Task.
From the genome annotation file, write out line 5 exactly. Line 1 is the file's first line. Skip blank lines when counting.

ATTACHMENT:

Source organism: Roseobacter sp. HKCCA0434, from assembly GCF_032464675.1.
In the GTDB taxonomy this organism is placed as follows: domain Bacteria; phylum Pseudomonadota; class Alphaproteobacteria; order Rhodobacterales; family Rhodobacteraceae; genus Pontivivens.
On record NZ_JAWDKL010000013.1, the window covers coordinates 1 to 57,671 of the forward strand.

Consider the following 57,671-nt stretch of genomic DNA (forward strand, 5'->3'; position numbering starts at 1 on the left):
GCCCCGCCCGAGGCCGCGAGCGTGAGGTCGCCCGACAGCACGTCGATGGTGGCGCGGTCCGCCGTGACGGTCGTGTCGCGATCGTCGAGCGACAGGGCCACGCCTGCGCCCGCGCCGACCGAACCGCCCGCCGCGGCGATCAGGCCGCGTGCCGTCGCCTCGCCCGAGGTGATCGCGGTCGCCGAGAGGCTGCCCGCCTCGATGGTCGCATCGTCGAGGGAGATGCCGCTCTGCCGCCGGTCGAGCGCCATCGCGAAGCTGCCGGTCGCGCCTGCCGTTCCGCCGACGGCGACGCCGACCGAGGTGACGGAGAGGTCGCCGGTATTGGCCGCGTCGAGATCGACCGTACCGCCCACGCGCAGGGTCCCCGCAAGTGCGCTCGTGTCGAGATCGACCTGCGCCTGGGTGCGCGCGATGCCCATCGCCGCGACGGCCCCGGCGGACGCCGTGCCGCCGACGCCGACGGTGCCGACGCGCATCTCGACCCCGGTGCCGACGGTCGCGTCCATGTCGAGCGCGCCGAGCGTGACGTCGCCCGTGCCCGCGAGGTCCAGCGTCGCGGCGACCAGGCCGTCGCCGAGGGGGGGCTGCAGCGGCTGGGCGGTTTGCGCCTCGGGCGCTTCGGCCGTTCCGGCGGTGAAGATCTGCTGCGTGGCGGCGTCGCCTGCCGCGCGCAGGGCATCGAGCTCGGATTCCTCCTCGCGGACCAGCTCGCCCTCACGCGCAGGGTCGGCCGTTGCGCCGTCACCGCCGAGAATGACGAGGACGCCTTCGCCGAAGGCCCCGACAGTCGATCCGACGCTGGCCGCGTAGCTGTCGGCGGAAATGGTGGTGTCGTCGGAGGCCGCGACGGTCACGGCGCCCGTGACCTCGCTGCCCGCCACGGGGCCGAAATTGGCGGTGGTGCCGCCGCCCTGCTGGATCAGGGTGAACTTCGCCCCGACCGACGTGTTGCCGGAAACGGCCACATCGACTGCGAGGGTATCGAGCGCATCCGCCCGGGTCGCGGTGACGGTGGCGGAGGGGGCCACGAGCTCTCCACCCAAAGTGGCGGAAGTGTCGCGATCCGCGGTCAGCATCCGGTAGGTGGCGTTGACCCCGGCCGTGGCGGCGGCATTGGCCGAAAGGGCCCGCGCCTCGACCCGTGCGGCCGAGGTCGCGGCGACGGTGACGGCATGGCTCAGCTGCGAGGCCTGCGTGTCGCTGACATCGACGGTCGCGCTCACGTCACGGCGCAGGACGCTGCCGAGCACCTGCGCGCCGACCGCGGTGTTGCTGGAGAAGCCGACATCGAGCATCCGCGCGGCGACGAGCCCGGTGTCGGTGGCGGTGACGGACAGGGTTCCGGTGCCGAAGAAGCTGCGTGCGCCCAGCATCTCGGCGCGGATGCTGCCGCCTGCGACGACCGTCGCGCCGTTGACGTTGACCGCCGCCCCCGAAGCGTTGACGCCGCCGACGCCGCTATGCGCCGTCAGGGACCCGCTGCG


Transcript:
GCCCCGCCCGAGGCCGCGAGCGTGAGGTCGCCCGACAGCACGTCGATGGTGGCGCGGTCCGCCGTGACGGTCGTGTCGCGATCGTCGAGCGACAGGGCCACGCCTGCGCCCGCGCCGACCGAACCGCCCGCCGCGGCGATCAGGCCGCGTGCCGTCGCCTCGCCCGAGGTGATCGCGGTCGCCGAGAGGCTGCCCGCCTCGATGGTCGCATCGTCGAGGGAGATGCCGCTCTGCCGCCGGTCGAGCGCCATCGCGAAGCTGCCGGTCGCGCCTGCCGTTCCGCCGACGGCGACGCCGACCGAGGTGACGGAGAGGTCGCCGGTATTGGCCGCGTCGAGATCGACCGTACCGCCCACGCGCAGGGTCCCCGCAAGTGCGCTCGTGTCGAGATCGACCTGCGCCTGGGTGCGCGCGATGCCCATCGCCGCGACGGCCCCGGCGGACGCCGTGCCGCCGACGCCGACGGTGCCGACGCGCATCTCGACCCCGGTGCCGACGGTCGCGTCCATGTCGAGCGCGCCGAGCGTGACGTCGCCCGTGCCCGCGAGGTCCAGCGTCGCGGCGACCAGGCCGTCGCCGAGGGGGGGCTGCAGCGGCTGGGCGGTTTGCGCCTCGGGCGCTTCGGCCGTTCCGGCGGTGAAGATCTGCTGCGTGGCGGCGTCGCCTGCCGCGCGCAGGGCATCGAGCTCGGATTCCTCCTCGCGGACCAGCTCGCCCTCACGCGCAGGGTCGGCCGTTGCGCCGTCACCGCCGAGAATGACGAGGACGCCTTCGCCGAAGGCCCCGACAGTCGATCCGACGCTGGCCGCGTAGCTGTCGGCGGAAATGGTGGTGTCGTCGGAGGCCGCGACGGTCACGGCGCCCGTGACCTCGCTGCCCGCCACGGGGCCGAAATTGGCGGTGGTGCCGCCGCCCTGCTGGATCAGGGTGAACTTCGCCCCGACCGACGTGTTGCCGGAAACGGCCACATCGACTGCGAGGGTATCGAGCGCATCCGCCCGGGTCGCGGTGACGGTGGCGGAGGGGGCCACGAGCTCTCCACCCAAAGTGGCGGAAGTGTCGCGATCCGCGGTCAGCATCCGGTAGGTGGCGTTGACCCCGGCCGTGGCGGCGGCATTGGCCGAAAGGGCCCGCGCCTCGACCCGTGCGGCCGAGGTCGCGGCGACGGTGACGGCATGGCTCAGCTGCGAGGCCTGCGTGTCGCTGACATCGACGGTCGCGCTCACGTCACGGCGCAGGACGCTGCCGAGCACCTGCGCGCCGACCGCGGTGTTGCTGGAGAAGCCGACATCGAGCATCCGCGCGGCGACGAGCCCGGTGTCGGTGGCGGTGACGGACAGGGTTCCGGTGCCGAAGAAGCTGCGTGCGCCCAGCATCTCGGCGCGGATGCTGCCGCCTGCGACGACCGTCGCGCCGTTGACGTTGACCGCCGCCCCCGAAGCGTTGACGCCGCCGACGCCGCTATGCGCCGTCAGGGACCCGCTGCG